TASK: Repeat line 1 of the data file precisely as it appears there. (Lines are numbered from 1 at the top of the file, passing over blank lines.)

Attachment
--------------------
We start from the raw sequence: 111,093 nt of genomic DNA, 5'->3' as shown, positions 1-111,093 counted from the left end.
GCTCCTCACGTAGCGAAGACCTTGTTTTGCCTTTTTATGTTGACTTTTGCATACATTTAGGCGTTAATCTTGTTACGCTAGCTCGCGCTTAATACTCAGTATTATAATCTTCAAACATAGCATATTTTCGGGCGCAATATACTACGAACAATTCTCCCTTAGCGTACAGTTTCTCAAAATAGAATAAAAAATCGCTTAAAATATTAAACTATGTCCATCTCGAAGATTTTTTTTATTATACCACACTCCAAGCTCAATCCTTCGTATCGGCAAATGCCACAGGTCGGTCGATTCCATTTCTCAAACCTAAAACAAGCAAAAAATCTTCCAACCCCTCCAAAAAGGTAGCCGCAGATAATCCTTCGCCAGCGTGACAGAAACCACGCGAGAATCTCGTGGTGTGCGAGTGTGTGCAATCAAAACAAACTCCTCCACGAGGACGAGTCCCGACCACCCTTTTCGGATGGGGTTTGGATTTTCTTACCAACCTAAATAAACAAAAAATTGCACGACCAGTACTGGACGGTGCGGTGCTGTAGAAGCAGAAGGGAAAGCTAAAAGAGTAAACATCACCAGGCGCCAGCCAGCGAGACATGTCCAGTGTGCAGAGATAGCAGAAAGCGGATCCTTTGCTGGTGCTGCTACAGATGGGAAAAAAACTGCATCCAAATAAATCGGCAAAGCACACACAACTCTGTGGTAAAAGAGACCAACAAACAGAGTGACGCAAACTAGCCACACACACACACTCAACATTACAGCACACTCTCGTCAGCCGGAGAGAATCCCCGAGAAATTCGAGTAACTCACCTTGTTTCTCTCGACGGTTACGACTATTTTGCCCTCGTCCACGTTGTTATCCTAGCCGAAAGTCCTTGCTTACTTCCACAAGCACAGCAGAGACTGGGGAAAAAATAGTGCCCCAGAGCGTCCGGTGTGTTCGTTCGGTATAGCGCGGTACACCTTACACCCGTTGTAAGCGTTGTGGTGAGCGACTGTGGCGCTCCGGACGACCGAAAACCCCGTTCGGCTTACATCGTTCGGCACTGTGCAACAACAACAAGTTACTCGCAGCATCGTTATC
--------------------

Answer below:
We start from the raw sequence: 111,093 nt of genomic DNA, 5'->3' as shown, positions 1-111,093 counted from the left end.